We knew the kids were accessing wellness information (on our Clinician's Corner site) when they started sharing personal struggles regarding mood, eating habits, and behaviors. Julie and I noticed that the kids were either commenting on not being active, their weight gain, or in their words, “laziness.”
From a report by #CopsOutCPS: "As more and more school districts around the country are joining the movement to end the school-to-prison pipeline and remove police from inside of schools, we want to share more information about the realities of school-based policing in Chicago. This report examines the disparities in who is impacted by school-based policing, the misconduct records of the CPD officers assigned to CPS, and the ways funds currently allocated towards policing could be re-invested."
Loyola SMHAPP 2020 Graduates Nadia Gomez-Moran & Lisa Johnson Haire talk about their experience in the School Mental Health Advanced Practice Program (SMHAPP). Last month, I put together short Zoom webinars with the SMHAPP grads who had worked together in our "dyad" format as part of their 2-year cohort. They spoke about their experiences overall in the SMHAPP Certificate, but mostly I asked them to talk about each others' work and what they learned from their time together. As Lisa put it so beautifully, "we joined (the SMHAPP Certifcate) as strangers, and we're leaving it as friends."
Editor's Note: I'm excited to share this webinar recording and summary from the 6/18 panel I was on with national experts in school nursing, pediatrics, and educational leadership. I learned a lot and it was great to bring a SSW perspective to the table as well.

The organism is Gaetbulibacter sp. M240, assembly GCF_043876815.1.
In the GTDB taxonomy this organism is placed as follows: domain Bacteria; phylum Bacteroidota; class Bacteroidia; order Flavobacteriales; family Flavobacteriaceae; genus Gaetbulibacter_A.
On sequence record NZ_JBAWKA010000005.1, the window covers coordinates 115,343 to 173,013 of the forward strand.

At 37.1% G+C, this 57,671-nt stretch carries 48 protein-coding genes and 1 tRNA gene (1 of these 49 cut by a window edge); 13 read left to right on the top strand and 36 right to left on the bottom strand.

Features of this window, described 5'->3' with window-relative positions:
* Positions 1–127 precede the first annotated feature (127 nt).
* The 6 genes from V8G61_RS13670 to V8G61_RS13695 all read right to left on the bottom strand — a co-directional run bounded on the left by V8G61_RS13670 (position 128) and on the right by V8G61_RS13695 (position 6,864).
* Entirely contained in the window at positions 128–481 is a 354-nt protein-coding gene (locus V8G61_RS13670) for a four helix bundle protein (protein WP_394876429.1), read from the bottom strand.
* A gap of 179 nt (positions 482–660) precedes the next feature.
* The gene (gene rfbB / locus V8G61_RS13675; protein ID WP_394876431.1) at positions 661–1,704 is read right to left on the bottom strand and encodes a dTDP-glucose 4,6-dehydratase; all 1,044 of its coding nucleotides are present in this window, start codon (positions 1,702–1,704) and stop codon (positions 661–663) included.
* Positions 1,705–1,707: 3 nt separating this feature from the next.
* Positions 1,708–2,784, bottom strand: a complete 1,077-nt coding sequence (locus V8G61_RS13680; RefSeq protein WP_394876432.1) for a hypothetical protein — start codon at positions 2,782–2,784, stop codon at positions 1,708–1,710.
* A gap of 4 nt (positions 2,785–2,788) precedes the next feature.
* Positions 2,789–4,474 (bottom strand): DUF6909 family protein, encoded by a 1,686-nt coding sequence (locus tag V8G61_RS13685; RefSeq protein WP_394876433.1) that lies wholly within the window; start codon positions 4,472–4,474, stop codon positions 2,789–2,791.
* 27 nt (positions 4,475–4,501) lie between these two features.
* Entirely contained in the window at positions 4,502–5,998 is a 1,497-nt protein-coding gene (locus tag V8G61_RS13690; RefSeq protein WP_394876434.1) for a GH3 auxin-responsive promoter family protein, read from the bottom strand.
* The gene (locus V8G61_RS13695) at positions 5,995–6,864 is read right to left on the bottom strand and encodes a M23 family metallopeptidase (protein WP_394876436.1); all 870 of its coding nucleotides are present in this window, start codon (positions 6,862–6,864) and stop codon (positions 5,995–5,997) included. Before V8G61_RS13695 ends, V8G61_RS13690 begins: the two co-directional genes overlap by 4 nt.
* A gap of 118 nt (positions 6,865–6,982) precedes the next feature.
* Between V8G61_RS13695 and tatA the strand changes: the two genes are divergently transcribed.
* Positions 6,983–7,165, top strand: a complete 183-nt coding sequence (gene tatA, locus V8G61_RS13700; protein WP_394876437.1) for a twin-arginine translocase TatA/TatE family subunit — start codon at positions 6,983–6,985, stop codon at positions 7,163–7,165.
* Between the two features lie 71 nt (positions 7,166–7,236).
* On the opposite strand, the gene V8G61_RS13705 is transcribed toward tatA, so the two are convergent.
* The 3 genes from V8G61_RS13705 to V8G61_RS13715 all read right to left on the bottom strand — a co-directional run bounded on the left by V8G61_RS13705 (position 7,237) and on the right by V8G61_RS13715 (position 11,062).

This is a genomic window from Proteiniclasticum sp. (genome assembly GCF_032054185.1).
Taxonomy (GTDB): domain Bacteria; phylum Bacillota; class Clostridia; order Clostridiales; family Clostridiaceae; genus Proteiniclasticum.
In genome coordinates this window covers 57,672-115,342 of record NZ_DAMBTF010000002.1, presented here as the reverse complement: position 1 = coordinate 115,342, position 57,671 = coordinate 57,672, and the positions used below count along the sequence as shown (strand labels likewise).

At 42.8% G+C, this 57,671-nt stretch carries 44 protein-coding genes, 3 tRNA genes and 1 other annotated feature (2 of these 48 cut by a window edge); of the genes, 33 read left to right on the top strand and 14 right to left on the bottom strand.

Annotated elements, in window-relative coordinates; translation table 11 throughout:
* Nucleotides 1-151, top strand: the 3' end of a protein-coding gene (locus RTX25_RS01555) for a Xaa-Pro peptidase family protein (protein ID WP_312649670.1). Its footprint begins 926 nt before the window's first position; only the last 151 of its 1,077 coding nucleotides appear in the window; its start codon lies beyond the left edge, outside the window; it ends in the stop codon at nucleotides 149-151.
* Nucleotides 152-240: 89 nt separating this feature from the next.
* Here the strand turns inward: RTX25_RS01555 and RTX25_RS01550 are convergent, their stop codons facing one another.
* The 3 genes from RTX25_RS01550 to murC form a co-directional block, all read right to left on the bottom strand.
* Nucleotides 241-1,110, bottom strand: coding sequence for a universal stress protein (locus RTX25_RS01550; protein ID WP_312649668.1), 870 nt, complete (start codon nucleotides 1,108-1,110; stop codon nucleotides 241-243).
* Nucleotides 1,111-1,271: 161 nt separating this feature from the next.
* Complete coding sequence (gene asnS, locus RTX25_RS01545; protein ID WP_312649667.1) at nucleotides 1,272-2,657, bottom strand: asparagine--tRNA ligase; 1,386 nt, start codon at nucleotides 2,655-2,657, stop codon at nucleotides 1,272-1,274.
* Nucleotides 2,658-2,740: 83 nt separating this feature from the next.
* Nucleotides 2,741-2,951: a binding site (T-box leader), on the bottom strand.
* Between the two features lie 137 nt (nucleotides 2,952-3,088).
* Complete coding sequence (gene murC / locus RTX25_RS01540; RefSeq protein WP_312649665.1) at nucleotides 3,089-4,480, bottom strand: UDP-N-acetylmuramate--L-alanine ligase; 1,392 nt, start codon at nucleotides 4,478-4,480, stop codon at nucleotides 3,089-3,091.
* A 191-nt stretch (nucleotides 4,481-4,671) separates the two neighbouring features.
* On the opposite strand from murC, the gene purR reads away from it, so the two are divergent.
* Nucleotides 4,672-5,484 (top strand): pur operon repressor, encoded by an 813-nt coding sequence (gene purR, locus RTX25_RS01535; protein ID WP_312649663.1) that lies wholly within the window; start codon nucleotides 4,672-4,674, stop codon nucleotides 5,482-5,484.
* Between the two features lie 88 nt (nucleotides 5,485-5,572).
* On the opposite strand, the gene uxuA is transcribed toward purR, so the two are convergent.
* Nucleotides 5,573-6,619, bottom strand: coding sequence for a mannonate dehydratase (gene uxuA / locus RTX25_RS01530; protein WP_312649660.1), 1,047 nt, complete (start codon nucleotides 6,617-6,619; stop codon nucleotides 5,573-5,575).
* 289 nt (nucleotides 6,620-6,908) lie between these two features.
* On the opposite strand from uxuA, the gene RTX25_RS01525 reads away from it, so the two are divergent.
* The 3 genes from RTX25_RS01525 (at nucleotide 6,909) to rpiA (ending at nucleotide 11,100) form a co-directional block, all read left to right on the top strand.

“ I was feeling pretty burned out at school, you know, working as a school social worker. I was feeling like I was spinning my wheels and I didn't have. I felt like I needed support I needed more tools. And so in this program I did find that I found a cohort, I found a cohort of other school social workers that have been extremely supportive and then I also learned so much about evidence based and evidence informed programs."
These Research Briefs (RBs) will describe research articles and what the particular study could contribute to your school social work practice, starting as soon as tomorrow. They will cover the kinds of things you see every day in your practice and (hopefully) be written in a way that you can use the information immediately. Today, we’re excited to share an RB by Amanda Trerotola, (BSW student, Ohio State University) based on a course taught by SSW researcher and doctoral student Michele Patak-Pietrefesa. The article (available also open-access below) describes the evidence for an innovative treatment for young people who have experienced sexual abuse--animal-assisted therapy.
In partnership with the School Social Work Association of America (SSWAA), Common Ground was fortunate to host Dr. Jim Raines, Professor at California State University-Monterey Bay. Dr. Raines specializes in ethics (among other things) and has a wealth of experience to share with us. In this podcast, Dr. Raines addressed ethical issues we are facing during this pandemic and offers some observations on our current crisis situation.
No matter how we get involved, without a doubt, school social workers are in a place of leadership. While leading with good intention is a start, is it enough? When considering our role in pushing the lead to more equitable school systems and work of the like, the harsh reality is - probably not.